Of course, this will not be an easy task. We have seen $140 billion in revenue write downs over five years and we expect there will be further substantial revenue downgrades in this Budget. Compared to previous decades, revenue flows have structurally changed.
The Commonwealth tax-to-GDP ratio fell four percentage points to 20 per cent during the GFC, and, although it’s expected to return to around 22.8 per cent over the next few years, it’s still one percentage point lower than the average in the pre-crisis commodity boom. That represents about $17 billion a year in revenue that will no longer be received. This structural change in receipts means there is an added imperative to be disciplined with the use of Commonwealth resources.
Australia faces greater demands for services and fewer taxpayers to fund them in the years ahead with an ageing population. Today, there are approximately three million Australians aged over 65 years. By 2050, there will be 8.1 million. However the proportion of Australians of working age will fall dramatically.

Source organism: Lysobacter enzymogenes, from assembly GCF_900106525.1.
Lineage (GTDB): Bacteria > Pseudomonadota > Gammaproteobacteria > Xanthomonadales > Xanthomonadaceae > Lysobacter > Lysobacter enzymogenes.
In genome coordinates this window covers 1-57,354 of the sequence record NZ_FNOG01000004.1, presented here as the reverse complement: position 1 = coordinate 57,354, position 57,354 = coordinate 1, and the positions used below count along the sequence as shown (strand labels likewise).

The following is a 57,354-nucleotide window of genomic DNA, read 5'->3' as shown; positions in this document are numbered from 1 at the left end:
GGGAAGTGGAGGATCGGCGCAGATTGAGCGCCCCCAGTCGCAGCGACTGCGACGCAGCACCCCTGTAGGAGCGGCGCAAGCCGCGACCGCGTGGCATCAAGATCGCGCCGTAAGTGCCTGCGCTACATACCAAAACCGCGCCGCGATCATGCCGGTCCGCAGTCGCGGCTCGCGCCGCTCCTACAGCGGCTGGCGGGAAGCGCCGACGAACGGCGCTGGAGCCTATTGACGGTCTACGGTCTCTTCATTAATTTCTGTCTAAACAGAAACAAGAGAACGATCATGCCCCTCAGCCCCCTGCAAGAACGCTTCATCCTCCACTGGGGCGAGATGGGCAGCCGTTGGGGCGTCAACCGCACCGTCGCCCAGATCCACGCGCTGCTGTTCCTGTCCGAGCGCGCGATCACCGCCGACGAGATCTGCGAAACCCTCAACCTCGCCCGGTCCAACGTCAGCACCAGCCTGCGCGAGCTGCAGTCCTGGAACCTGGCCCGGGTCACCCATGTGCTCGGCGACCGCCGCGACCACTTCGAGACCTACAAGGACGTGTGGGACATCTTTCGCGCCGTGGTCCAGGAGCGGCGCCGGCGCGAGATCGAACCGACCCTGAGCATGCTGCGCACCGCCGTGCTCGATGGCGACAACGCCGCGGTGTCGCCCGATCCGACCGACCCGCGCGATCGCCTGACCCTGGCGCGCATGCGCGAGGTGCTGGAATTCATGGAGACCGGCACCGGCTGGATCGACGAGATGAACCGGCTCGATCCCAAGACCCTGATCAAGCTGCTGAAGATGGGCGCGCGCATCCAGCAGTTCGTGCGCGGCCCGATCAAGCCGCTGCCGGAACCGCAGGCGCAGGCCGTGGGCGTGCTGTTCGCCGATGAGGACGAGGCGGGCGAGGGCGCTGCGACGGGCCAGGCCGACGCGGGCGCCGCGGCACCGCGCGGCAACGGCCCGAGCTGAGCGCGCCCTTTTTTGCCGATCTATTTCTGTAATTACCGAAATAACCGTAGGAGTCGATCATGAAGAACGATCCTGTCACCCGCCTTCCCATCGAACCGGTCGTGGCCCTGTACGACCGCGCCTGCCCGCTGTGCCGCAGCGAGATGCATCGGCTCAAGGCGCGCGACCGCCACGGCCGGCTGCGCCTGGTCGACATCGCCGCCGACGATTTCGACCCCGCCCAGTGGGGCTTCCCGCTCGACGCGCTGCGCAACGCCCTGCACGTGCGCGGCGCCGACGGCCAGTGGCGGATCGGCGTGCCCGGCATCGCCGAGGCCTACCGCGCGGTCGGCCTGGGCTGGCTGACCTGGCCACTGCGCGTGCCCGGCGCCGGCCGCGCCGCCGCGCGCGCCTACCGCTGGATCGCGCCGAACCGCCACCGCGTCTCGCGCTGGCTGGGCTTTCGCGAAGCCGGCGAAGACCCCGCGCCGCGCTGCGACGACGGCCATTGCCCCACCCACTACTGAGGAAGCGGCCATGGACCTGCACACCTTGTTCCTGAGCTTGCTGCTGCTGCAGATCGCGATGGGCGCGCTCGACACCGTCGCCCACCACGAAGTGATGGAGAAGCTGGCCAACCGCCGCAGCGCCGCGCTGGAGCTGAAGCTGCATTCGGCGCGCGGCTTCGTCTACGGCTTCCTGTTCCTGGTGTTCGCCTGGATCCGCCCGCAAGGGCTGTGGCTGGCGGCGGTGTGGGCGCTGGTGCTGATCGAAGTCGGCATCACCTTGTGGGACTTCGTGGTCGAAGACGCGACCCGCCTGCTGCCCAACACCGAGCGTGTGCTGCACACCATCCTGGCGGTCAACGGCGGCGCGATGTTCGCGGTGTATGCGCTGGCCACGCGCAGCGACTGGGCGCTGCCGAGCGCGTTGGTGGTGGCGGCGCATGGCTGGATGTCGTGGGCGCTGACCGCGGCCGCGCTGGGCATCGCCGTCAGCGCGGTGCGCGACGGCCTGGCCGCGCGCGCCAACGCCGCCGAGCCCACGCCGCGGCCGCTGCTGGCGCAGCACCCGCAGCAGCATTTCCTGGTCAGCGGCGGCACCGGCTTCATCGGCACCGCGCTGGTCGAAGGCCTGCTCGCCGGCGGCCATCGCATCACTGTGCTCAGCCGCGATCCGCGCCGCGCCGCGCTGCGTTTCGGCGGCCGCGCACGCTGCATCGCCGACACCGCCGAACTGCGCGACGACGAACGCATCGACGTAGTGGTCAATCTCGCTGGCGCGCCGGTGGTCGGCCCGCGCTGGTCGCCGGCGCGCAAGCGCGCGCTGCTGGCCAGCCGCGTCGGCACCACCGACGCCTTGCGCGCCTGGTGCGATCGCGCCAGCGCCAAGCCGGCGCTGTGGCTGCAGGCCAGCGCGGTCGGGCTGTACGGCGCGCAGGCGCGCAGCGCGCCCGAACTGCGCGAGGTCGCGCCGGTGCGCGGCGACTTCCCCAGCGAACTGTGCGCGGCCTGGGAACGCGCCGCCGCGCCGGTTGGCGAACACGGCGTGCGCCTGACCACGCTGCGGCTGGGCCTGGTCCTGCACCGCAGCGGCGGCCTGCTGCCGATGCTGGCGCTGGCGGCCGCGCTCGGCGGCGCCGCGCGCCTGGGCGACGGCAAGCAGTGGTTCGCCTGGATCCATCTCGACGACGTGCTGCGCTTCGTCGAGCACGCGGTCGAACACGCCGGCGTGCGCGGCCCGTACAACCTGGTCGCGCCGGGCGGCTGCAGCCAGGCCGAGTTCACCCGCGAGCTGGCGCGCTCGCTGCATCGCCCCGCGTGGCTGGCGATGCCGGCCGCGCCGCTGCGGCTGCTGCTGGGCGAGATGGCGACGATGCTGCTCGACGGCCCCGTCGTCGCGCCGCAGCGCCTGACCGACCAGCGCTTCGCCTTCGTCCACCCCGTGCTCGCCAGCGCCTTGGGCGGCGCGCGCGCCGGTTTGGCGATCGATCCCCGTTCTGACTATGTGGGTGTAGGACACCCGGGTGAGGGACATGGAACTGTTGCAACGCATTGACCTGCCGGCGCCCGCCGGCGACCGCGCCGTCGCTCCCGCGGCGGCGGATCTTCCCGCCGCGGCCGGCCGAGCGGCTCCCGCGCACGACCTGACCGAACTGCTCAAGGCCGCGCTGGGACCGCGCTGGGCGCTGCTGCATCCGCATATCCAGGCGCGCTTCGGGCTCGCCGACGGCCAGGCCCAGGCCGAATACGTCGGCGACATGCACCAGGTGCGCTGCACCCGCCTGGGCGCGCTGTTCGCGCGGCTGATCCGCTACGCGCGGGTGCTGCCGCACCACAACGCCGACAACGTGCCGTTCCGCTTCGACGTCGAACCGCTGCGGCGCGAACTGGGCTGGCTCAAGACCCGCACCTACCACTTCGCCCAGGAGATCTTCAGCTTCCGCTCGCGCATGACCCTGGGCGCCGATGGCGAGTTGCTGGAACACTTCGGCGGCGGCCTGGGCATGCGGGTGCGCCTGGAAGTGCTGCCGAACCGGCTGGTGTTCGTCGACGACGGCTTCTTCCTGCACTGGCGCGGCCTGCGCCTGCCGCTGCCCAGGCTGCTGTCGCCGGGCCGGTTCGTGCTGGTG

Think of it this way: when I was born, there were 7.5 working age Australians for every person over 65. Now I'm 43 years old and there are 5 working Australians for every person over 65. And, when I'm 80 and looking for aged care, there will be just 2.7 working Australians to every person over 65. What this shows is that there will be significantly fewer people of working age to support an increasing number of older Australians. These same statistics drive challenges across the social policy spectrum, but most pointedly in health.
Into the future, health expenditure is projected to grow faster than the economy and faster than the Federal Budget. This is problematic today, and it will become even more difficult for our children if we don’t start to address it now. This is why I speak of fiscal responsibility ultimately being a social responsibility. Because simply expecting future generations to bear the costs is neither progressive, nor responsible.